http://cgi.ebay.com/ebaymotors/1956...ptZMotorsQ5fCarQ5fTruckQ5fPartsQ5fAccessories
     
    Last edited: Jul 13, 2009
  12. dimebag
    Joined: May 16, 2009
    Posts: 622

    dimebag
    Member
    from Joliet, il

    I bought the universal Fenton intake, I will need the reducer/alignment rings, but supposedly everything else should fit. How bad is it to change out the rearend to one from a PG car??? Yes it still has the torque tube set-up. I am not driving from Chicagoland to Cali anytime soon, but I would like to get on the highway, and get to some more shows this year. And anything I can do to get the revs down would be great.
     
  13. 29nash
    Joined: Nov 6, 2008
    Posts: 4,544

    29nash
    BANNED
    from colorado

    Higher ratio rear end gears are available, costly, but I saw some recently in Hemmings...... Also try Chevys of the 40s. They're online.
     
  14. 29nash
    Joined: Nov 6, 2008
    Posts: 4,544

    29nash
    BANNED
    from colorado

    Here's another, without fittings and hoses. You got the idea............... http://cgi.ebay.com/ebaymotors/6-CY...id=p4506.c0.m245&_trkparms=65:12|39:1|72:1171
     
  15. Cosmo49
    Joined: Jan 15, 2007
    Posts: 1,289

    Cosmo49
    Member

    Reread 6inarow's comments. I have a '56 235 no oil filtration (the engine came that way) ~45 k miles, change the oil once a season, that's four times a year. This is in an only vehicle daily driver. You will have a new daughter soon. You won't drive that car more than 2k/year. That 216 motor will outlive you. You want to play in traffic you're going to put some money into her, remember, in 1950 there weren't many if any interstates. IMHO, you're good to go the way you are.
     
  16. Chebby belair
    Joined: Apr 17, 2006
    Posts: 840

    Chebby belair
    Member
    from Australia

    If everything is running right you're not in a hurry, so take your time. Get all the bits together and don't fix her till she's broken. While you are out shopping about, you might like to consider moving up to the 54 brakes, (huck to bendix) they'll stop you better and no fabbing needed.
     
  17. Hellfish
    Joined: Jun 19, 2002
    Posts: 6,482

    Hellfish
    Member

    Easy swap... if you have one. I swapped a 54 rear end (3.73 gears, PG rear is 3.55) into my wife's '51 in about an hour or so. Pretty straightforward. She drove it from Chicago to Maryland. It handled just fine at highway speeds.
     
  18. DRUGASM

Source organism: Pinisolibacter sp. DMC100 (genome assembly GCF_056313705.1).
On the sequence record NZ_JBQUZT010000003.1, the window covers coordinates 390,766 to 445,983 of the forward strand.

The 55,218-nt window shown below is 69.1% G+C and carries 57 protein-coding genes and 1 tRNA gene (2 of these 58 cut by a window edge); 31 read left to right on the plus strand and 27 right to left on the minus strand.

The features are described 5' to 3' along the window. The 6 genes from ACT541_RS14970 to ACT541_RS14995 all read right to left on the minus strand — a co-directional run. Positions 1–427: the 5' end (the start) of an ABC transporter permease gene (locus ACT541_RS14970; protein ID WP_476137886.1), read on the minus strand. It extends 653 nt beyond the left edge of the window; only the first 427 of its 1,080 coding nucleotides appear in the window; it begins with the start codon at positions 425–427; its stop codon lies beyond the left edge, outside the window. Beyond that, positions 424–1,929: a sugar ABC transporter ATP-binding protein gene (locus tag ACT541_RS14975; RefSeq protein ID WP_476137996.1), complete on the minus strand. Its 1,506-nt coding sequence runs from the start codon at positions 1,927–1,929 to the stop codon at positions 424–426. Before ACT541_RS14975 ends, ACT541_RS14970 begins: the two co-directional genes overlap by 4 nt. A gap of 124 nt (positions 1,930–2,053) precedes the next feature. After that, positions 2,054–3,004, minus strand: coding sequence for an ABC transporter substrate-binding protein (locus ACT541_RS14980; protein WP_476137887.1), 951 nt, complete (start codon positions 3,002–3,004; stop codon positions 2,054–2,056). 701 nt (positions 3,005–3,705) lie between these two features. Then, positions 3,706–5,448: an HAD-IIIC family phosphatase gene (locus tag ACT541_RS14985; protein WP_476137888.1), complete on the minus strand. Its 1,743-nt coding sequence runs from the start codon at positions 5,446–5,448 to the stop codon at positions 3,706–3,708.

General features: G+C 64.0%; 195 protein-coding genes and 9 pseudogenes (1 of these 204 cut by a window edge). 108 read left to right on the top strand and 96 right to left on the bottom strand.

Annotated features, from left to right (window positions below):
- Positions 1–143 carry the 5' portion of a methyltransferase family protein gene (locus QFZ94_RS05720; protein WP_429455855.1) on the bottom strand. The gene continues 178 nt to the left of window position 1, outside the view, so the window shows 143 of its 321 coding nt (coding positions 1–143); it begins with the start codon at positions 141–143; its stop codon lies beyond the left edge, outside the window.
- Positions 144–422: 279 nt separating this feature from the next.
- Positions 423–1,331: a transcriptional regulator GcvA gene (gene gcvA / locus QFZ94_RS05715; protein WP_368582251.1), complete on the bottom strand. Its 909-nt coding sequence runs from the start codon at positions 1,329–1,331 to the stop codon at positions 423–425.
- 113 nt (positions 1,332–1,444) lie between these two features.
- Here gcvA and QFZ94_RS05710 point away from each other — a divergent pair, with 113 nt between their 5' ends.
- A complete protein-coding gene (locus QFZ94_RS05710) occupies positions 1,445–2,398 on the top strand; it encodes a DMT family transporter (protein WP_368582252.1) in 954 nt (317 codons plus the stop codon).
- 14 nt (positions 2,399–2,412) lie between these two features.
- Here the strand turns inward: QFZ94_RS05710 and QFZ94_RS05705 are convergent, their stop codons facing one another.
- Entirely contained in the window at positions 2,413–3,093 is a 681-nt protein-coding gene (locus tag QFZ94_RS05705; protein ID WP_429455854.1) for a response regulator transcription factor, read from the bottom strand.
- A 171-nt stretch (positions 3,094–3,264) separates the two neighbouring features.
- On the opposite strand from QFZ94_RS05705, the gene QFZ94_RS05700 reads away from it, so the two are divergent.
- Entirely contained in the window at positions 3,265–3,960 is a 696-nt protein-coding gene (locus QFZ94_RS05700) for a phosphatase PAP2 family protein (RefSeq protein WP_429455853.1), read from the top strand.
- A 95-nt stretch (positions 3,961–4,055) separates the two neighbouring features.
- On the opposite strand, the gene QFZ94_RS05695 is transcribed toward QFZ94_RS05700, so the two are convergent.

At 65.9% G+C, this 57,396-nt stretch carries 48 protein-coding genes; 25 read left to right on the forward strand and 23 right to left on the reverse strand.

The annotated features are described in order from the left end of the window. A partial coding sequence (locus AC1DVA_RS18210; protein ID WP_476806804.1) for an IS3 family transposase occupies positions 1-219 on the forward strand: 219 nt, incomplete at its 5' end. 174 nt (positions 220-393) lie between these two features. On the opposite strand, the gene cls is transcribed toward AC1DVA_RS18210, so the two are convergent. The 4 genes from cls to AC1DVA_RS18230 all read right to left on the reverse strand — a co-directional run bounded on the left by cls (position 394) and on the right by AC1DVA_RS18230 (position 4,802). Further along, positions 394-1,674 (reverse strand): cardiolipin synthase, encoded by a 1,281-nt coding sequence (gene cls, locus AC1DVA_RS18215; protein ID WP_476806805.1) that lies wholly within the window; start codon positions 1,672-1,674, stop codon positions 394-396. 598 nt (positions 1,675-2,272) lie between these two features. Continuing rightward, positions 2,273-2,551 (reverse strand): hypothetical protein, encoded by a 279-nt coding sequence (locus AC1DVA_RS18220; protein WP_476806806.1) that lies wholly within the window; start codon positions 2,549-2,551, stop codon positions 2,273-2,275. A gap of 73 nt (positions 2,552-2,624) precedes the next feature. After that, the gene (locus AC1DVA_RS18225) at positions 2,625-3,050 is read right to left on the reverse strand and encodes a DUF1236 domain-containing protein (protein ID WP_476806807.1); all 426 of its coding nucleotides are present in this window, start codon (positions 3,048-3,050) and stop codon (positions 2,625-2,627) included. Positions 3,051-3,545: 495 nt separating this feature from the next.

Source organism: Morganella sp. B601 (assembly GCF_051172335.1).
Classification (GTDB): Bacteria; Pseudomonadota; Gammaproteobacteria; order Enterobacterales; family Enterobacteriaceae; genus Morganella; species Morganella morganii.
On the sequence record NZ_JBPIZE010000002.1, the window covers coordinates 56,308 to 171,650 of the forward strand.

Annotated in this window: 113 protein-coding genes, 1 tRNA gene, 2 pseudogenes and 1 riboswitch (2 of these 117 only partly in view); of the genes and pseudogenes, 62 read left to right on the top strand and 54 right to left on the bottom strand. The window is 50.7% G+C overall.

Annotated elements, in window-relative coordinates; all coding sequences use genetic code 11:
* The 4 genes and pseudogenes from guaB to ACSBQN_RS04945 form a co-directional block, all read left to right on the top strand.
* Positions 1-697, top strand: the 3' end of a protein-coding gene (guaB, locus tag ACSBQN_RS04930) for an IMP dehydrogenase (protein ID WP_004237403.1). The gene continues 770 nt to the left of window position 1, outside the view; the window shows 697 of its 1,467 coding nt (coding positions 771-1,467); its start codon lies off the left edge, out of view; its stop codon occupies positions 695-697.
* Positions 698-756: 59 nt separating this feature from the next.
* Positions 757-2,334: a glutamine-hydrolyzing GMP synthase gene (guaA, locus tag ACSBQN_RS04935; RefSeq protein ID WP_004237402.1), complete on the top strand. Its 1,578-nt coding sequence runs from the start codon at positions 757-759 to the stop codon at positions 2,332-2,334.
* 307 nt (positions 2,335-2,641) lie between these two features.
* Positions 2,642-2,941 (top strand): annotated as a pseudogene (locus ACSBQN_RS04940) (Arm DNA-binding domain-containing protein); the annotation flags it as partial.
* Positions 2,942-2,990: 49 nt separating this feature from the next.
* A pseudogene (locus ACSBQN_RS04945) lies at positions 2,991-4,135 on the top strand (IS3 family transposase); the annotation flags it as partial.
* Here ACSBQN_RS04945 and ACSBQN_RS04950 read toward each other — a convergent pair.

Joined: Dec 16, 2008
    Posts: 2,795

    DRUGASM
    Member

    http://www.jalopyjournal.com/forum/showthread.php?t=350627

    I just did mine. 235 replaced the 216 with basically no modification at all. I had to drill holes in the flange on the timing cover for the engine mounts and that was it. Still running the 3 on the tree but she's starting to complain with the new motor. sounds like some type of bearing problem in 2nd.

    if you do a 235 add all the goodies you can to get power out of it. its soooo much nicer to drive now that it has a little more power. getting on the freeway and passing are much easier now.

    The week after this swap I drove it to Santa Maria from here (over 300miles) and didnt have too many problems. the exhaust loosened up and one of the gas tank straps broke but the motor ran fine.
     
  19. The 216to235 swap is pretty straight forward. As said previuosly you will have to drill out the plate under the timing gear cover for the front mount. Don't forget the oil pressure gauge. the 216 only reads up to 30 psi, and the 235 will be at 35 or higher. The 216 bellhousing will work on the 235.

    Lee
     
  20. 26 coupe
    Joined: Apr 1, 2006
    Posts: 39

    26 coupe
    Member

    Sounds to me like the 235 is the way to go. My first car was a 46 chevy coupe with a 216. I blew a rod in driving 70. Good Luck.
     
  21. RDR
    Joined: May 30, 2009
    Posts: 1,355

    RDR
    Member

    you said the 216 runs good...don't knock?....then drive it. Like was said above, you can't race it or wind it or she won't last..been there done that...If you drive it sensibly..(er..like an old grandpa it could last years)...if it is a 3 speed, you probably have 4.11 gears...could change rearend with a powerglide ratio 3something which would help the 216 live longer at highway speeds....and in the meantime locate yourself a 235 or 261 truck motor and change it out down the road....manifolds or headers etc ought to transfer over to those engines...good luck